The DOE Nuclear Criticality Safety Program (NCSP) provides the technical infrastructure maintenance for those technologies applied in the evaluation and performance of safe fissionable-material operations in the DOE complex. These technologies include an Analytical Methods element for neutron transport as well as the development of sensitivity/uncertainty methods, the performance of Critical Experiments, evaluation and qualification of experiments as Benchmarks, and a comprehensive Nuclear Data program coordinated by the NCSP Nuclear Data Advisory Group (NDAG).The NDAG gathers and evaluates differential and integral nuclear data, identifies deficiencies, and recommends priorities on meeting DOE criticality safety needs to the NCSP Criticality Safety Support Group (CSSG). Then the NDAG identifies the required resources and unique capabilities for meeting these needs, not only for performing measurements but also for data evaluation with nuclear model codes as well as for data processing for criticality safety applications. The NDAG coordinates effort with the leadership of the National Nuclear Data Center, the Cross Section Evaluation Working Group (CSEWG), and the Working Party on International Evaluation Cooperation (WPEC) of the OECD/NEA Nuclear Science Committee. The overall objective is to expedite the issuance of new data and methods to the DOE criticality safety user. This paper describes these activities in detail, with examples based upon special studies being performed in support of criticality safety for a variety of DOE operations

  20. The Health and Safety Executive's regulatory framework for control of nuclear criticality safety

    International Nuclear Information System (INIS)

    Smith, K.; Simister, D.N.

    1991-01-01

    In the United Kingdom the Health and Safety at Work Act, 1974 is the main legal instrument under which risks to people from work activities are controlled. Certain sections of the Nuclear Installations Act, 1965 which deal with the licensing of nuclear sites and the regulatory control of risks arising from them, including the risk from accidental criticality, are relevant statutory provisions of the Health and Safety at Work Act. The responsibility for safety rests with the operator who has to make and implement arrangements to prevent accidental criticality. The adequacy of these arrangements must be demonstrated in a safety case to the regulatory authorities. Operators are encouraged to treat each plant on its own merits and develop the safety case accordingly. The Nuclear Installations Inspectorate (NII), for its part, assesses the adequacy of the operator's safety case against the industry's own standards and criteria, but more particularly against the NII's safety assessment principles and guides, and international standards. Risks should be made as low as reasonably practicable. Generally, the NII seeks improvements in safety using an enforcement policy which operates at a number of levels, ranging from persuasion through discussion to the ultimate deterrent of withdrawal of a site licence. This paper describes the role of the NII, which includes a specialist criticality expertise, within the Health and Safety Executive, in regulating the nuclear sites from the criticality safety viewpoint. (Author)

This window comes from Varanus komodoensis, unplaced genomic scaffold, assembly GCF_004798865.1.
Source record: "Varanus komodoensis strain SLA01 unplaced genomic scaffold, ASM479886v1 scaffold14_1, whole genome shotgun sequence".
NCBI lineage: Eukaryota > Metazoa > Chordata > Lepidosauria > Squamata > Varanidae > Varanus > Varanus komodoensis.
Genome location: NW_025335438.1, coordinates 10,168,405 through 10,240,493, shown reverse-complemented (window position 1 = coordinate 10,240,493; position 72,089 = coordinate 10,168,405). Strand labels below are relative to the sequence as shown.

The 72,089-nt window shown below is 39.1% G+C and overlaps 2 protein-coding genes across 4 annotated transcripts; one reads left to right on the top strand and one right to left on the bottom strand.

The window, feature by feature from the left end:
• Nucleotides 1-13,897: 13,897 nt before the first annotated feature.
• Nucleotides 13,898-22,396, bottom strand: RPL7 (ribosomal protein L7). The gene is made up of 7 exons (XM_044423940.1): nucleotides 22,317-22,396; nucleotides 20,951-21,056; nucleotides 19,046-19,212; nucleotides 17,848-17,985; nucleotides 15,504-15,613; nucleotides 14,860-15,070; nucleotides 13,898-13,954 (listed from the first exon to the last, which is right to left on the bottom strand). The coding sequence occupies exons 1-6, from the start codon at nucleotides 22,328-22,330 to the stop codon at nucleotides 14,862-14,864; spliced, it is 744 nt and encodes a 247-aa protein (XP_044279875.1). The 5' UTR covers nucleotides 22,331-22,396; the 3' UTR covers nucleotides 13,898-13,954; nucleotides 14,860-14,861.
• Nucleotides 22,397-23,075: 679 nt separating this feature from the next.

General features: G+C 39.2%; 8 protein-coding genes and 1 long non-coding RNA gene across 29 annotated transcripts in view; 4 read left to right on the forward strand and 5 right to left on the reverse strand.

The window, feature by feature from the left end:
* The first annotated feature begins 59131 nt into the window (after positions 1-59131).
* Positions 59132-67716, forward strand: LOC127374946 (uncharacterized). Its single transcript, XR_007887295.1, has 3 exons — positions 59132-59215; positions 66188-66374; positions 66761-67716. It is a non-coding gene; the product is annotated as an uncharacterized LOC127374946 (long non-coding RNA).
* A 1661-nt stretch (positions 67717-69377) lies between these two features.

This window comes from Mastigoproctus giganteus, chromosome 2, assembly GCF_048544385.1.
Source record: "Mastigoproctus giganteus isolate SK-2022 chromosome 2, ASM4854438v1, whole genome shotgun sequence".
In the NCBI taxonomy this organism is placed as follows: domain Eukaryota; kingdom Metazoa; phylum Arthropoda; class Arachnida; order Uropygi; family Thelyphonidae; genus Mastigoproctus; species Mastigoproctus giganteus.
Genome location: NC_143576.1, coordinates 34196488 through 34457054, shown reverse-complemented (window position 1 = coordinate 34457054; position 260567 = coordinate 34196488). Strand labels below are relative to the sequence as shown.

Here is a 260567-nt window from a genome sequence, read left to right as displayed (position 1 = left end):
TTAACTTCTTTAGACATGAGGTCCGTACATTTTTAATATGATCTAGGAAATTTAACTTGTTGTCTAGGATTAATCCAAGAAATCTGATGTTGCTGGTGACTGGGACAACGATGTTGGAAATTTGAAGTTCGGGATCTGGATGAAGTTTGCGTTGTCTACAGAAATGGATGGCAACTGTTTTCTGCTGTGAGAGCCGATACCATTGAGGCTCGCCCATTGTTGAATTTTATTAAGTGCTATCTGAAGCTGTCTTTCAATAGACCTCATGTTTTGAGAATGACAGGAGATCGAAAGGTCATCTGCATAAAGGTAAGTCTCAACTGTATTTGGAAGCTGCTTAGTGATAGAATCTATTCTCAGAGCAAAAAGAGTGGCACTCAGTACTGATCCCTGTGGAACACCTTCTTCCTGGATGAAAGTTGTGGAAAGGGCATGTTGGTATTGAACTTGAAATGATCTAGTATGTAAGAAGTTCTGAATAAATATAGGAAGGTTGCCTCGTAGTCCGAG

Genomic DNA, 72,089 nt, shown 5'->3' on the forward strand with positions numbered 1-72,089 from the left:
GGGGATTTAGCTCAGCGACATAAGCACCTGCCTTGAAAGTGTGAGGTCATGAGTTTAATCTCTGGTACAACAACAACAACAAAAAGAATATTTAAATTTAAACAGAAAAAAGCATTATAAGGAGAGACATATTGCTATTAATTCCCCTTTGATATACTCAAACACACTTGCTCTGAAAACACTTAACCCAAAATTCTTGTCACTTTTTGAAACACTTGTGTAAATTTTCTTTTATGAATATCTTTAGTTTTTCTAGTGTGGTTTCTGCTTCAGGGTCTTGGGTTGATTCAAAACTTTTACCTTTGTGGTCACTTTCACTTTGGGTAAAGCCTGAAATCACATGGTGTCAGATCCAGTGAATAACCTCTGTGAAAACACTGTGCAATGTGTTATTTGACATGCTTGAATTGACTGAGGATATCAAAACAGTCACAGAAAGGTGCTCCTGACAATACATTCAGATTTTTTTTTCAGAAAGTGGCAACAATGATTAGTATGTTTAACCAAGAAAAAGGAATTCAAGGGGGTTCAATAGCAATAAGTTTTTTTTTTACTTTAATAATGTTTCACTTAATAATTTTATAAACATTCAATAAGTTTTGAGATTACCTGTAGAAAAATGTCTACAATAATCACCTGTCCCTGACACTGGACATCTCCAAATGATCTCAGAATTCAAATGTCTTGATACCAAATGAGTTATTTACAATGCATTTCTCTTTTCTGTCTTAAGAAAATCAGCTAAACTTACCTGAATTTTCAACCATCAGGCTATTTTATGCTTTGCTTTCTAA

1. University of New Mexico short course in nuclear criticality safety: Training for new NCS [nuclear criticality safety] specialists

    International Nuclear Information System (INIS)

    Busch, R.D.

    1990-01-01

    Since 1973, the University of New Mexico (UNM) has given ten short courses in nuclear criticality safety (NCS). Generally, thee have been given every other year, although in 1989 it was decided to offer the course on an annual basis. This decision was primarily based on the large demand for NCS specialists and a large turnover rate in the industry. The purpose of the course is to provide a 1-week overview of NCS. The typical student has been involved in NCS for <1 yr, although it many cases they have been associated with the nuclear industry in other capacities for many years. The short course is conducted at several levels. Carefully prepared lectures provide the information framework for selected topics. The following topics are covered in the course: basic reactor theory, criticality accidents and consequences, hand calculations, administration of a criticality safety program, regulators and their processes, computer methods and applications, experimental methods and correlations, overview of some process operations, and transportation and storage issues in NCS